Sunday, October 28, 2012

Fall, Leaves, Fall / Emily Brontë

Fall, Leaves, Fall

Fall, leaves, fall; die, flowers, away;
Lengthen night and shorten day;
Every leaf speaks bliss to me,
Fluttering from the autumn tree.
I shall smile when wreaths of snow      
Blossom where the rose should grow;
I shall sing when night’s decay
Ushers in a drearier day.

Emily Brontë
from A Book of Women's Verse, 1921

[Poem is in the public domain worldwide]

Emily Brontë biography

Saturday, October 27, 2012

Among the Rocks / Robert Browning

Among the Rocks

Oh, good gigantic smile o’ the brown old earth,
      This autumn morning! How he sets his bones
To bask i’ the sun, and thrusts out knees and feet
For the ripple to run over in its mirth;
      Listening the while, where on the heap of stones
The white breast of the sea-lark twitters sweet.

That is the doctrine, simple, ancient, true;
      Such is life’s trial, as old earth smiles and knows.
If you loved only what were worth your love,
Love were clear gain, and wholly well for you:
      Make the low nature better by your throes!
Give earth yourself, go up for gain above!

Robert Browning
from Dramatis Personae, 1864

[Poem is in the public domain worldwide]

Robert Browning biography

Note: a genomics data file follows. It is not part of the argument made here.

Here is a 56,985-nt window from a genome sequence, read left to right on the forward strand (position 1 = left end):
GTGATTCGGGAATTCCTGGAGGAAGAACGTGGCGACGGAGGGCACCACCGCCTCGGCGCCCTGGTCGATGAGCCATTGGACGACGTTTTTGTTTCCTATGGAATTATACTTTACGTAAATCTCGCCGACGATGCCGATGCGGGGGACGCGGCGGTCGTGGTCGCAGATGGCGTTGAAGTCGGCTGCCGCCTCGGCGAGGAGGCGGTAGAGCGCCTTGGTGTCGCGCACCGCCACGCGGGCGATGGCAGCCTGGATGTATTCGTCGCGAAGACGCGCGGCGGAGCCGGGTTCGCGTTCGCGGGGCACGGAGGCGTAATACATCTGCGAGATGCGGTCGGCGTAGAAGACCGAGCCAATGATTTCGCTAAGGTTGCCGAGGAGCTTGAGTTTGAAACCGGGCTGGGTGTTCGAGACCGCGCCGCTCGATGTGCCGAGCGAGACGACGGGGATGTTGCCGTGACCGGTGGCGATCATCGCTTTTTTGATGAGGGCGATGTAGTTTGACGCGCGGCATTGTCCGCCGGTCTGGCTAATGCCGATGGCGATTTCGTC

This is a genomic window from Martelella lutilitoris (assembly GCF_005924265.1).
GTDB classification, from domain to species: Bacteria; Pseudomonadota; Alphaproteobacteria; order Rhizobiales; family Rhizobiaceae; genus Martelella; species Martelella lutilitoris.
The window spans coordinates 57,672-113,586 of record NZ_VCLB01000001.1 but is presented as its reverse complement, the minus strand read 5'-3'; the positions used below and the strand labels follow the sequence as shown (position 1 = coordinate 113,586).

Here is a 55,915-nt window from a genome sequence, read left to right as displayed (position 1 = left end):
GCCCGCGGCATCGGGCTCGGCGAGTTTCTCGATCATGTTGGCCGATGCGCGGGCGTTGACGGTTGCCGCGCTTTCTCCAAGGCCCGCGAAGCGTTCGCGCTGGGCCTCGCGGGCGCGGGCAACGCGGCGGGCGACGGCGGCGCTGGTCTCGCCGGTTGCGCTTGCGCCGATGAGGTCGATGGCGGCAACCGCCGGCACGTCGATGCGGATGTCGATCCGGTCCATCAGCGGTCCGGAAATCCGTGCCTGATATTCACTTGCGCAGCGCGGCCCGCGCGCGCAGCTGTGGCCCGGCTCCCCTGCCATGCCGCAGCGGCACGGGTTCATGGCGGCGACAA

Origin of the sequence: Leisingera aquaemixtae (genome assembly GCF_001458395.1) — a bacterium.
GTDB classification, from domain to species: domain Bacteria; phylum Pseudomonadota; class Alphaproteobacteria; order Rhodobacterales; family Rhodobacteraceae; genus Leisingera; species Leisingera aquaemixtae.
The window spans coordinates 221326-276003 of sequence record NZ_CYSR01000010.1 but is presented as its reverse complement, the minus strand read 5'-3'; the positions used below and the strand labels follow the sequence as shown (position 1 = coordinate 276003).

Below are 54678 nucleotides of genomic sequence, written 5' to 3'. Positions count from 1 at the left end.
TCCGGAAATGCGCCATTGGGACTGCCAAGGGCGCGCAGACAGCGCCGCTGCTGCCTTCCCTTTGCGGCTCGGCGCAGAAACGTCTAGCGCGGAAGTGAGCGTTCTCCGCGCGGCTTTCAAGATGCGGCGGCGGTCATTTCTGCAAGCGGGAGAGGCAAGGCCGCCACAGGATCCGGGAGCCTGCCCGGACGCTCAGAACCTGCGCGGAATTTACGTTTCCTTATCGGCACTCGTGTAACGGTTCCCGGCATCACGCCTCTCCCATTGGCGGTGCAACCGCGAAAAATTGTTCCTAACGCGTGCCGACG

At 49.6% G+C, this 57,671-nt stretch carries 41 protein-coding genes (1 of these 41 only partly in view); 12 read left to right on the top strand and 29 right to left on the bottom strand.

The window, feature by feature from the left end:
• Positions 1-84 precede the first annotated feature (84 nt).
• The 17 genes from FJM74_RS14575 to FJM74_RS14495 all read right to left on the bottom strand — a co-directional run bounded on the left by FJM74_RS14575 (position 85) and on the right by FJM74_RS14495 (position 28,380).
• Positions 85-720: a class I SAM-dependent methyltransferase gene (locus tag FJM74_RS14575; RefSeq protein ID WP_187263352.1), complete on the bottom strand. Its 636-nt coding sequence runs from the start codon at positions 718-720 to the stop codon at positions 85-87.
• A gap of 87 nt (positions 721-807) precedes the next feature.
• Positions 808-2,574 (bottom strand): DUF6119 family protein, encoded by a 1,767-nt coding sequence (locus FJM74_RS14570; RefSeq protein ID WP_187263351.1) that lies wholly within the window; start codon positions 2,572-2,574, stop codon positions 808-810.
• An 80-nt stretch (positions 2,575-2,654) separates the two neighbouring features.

Sunday, October 21, 2012

An Evening in October / Sophia Almon Hensley

An Evening in October

Evening has thrown her hushing garment round
This little world; no harsh or jarring sound
Disturbs my reverie. The room is dark,
And kneeling at the window I can mark
Each light and shadow of the scene below.
The placid glistening pools, the streams that flow
Through the red earth, left by the hurrying tide;
The ridge of mountain on the farther side
Shewing more black for many twinkling lights
That come and go about the gathering heights.
Below me lie great wharves, dreary and dim,
And lumber houses crowding close and grim
Like giant shadowed guardians of the port,
With towering chimneys outlined tall and swart
Against the silver pools. Two figures pace
The wharf in ghostly silence, face from face.
O’er the black line of mountain, silver-clear
In faint rose-tint of vaporous evening air,
Sinketh the bright suspicion of a wing,
The slim curved moon, who in shy triumphing